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The NASDAQ fell about 0.50%% as Apple and Twitter vastly disappointed.   The S & P and Dow posted nominal advance, the result of rising crude and an uneventful Fed meeting.   If I wrote three months ago the typical stock would be up following a profit shortfall of several of the market leaders, most would think such remarks as outlandish at best.

Many times I had opined a simple premise for any advance is more buyers than sellers.  If everyone owns a sector/company and selling commences, who is left to buy?  Conversely if no one owns a company/sector any type of buying will lift values.

Several months ago I referenced a JP Morgan report stating approximately 82% of the volume of a typical stock is result of index funds, stating there is no real positioning of shares outside of index/ETF funds.  The big get bigger and the small get smaller.  The report further stated this is a major reason why the vast majority of portfolio managers have vastly underperformed for at least the last five years

Are the averages on the verge of a tectonic change where the indices mark time at best while the typical company vastly outperforms?  In other words, is yesterday a harbinger of things to come?

Speaking of yesterday, the Federal Reserve left open the door to raising interest rates in June by tacitly nodding to improvement in the global financial markets and downplaying recent weakness in the US economy.  In my view the statement was close to expectations…any rate rises will be slow and gradual as the economy gradually improves.

Today first quarter GDP is released.  Consensus is expecting a 0.7% growth rate and consumption growth of 1.7%.  How will the markets respond to the data?  Did the Committee infer growth will be anemic but the forward looking indicators suggesting momentum?  Perhaps.

Last night the foreign markets were down.  London was down 1.06%, Paris down 1.43% and Frankfurt down 1.25%.  China was down 0.27%,  Japan down 3.61% and Hang Sang up 0.12%.

The Dow should open moderately lower as the Bank of Japan unexpectedly refrained from adding stimulus measures.  To write the obvious, the markets still respond to inferences of monetary policy, the high power elixir that has assisted in boosting equity and fixed income prices.  The 10-year is up 4/32 to yield 1,84%.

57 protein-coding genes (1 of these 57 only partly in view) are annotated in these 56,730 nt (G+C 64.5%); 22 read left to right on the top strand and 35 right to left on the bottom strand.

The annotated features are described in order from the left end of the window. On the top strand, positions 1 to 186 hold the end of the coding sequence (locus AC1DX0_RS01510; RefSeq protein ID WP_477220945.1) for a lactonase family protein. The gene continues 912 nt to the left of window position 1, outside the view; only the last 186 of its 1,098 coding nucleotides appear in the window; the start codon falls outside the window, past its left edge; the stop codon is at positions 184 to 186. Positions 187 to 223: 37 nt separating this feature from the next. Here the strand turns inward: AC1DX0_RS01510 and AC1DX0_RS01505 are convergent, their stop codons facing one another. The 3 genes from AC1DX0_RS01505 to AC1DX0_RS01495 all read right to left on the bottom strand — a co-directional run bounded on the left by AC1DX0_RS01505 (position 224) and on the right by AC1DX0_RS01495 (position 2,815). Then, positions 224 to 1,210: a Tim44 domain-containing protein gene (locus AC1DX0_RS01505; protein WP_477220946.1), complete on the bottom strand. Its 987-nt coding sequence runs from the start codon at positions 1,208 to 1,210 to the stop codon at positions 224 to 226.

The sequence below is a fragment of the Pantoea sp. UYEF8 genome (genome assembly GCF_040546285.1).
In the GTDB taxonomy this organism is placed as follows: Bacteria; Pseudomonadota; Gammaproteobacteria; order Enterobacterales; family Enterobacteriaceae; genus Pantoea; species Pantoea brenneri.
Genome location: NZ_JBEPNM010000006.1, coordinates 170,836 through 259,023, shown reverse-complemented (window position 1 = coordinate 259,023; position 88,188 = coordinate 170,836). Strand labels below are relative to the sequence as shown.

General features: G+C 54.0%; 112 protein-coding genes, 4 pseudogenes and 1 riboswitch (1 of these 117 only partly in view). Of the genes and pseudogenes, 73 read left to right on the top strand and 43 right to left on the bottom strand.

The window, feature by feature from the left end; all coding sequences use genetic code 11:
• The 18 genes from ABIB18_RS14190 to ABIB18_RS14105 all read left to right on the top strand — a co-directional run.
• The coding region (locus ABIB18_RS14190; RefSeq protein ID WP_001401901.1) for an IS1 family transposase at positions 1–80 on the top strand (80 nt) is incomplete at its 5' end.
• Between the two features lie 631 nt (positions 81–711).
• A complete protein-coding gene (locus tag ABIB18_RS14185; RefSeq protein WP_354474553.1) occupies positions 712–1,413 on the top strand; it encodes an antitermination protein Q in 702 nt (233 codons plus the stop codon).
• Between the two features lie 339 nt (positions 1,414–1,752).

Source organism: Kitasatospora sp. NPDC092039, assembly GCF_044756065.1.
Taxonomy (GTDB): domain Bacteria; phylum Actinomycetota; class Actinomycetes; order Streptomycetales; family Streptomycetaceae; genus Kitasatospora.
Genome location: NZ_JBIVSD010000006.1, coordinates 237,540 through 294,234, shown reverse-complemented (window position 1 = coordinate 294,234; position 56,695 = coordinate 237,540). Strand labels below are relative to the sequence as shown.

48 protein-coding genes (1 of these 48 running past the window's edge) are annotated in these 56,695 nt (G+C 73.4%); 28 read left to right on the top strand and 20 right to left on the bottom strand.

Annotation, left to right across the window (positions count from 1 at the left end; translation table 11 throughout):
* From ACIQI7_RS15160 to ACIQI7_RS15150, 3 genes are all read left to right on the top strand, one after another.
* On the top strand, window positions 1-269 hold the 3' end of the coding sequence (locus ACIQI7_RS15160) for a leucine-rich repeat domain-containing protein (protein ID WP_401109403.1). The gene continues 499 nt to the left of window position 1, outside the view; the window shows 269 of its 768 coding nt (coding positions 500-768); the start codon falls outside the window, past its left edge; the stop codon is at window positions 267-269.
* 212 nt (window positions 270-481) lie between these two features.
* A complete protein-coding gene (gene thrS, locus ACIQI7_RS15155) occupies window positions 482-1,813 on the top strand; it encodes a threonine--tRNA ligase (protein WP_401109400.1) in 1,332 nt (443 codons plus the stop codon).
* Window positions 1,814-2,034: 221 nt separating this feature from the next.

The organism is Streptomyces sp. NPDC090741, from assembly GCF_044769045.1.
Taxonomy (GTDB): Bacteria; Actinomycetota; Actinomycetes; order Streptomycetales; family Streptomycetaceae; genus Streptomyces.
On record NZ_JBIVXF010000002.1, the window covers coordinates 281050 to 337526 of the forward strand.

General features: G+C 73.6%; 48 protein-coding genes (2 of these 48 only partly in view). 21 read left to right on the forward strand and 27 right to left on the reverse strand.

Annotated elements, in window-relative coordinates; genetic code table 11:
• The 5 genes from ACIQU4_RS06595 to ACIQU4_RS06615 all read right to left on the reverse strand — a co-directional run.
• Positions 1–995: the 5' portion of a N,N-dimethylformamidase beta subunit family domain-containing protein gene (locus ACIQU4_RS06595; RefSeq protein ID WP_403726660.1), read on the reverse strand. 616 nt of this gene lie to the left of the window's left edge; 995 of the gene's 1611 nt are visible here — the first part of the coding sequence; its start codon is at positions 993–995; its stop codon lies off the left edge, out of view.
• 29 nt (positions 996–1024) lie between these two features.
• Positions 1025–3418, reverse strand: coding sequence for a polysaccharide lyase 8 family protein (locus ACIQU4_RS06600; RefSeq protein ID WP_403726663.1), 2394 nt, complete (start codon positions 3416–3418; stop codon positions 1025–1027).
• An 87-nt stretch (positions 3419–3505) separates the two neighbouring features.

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Ken Engelke

Chief Economic Strategist Managing Director

The views expressed herein are those of Kent Engelke and do not necessarily reflect those of Capitol Securities Management. Any opinions expressed are statements of judgment on this date and are subject to certain risks and uncertainties which could cause actual results to differ materially from those currently anticipated or projected. Any future dividends, interest, yields and event dates listed may be subject to change. An investor cannot invest in an index, and its returns are not indicative of the performance of any specific investment. Past performance is not indicative of future results. This material is being provided for informational purposes only. Any information should not be deemed a recommendation to buy, hold or sell any security. Certain information has been obtained from third-party sources we consider reliable, but we do not guarantee that such information is accurate or complete. This report is not a complete description of the securities, markets, or developments referred to in this material and does not include all available data necessary for making an investment decision. Prior to making an investment decision, please consult with your financial advisor about your individual situation. Investing involves risk and you may incur a profit or loss regardless of strategy selected. There is no guarantee that the statements, opinions or forecasts provided herein will prove to be correct. If you would like to unsubscribe from this e-mail distribution, please reply to this e-mail and indicate that you wish to unsubscribe in your response.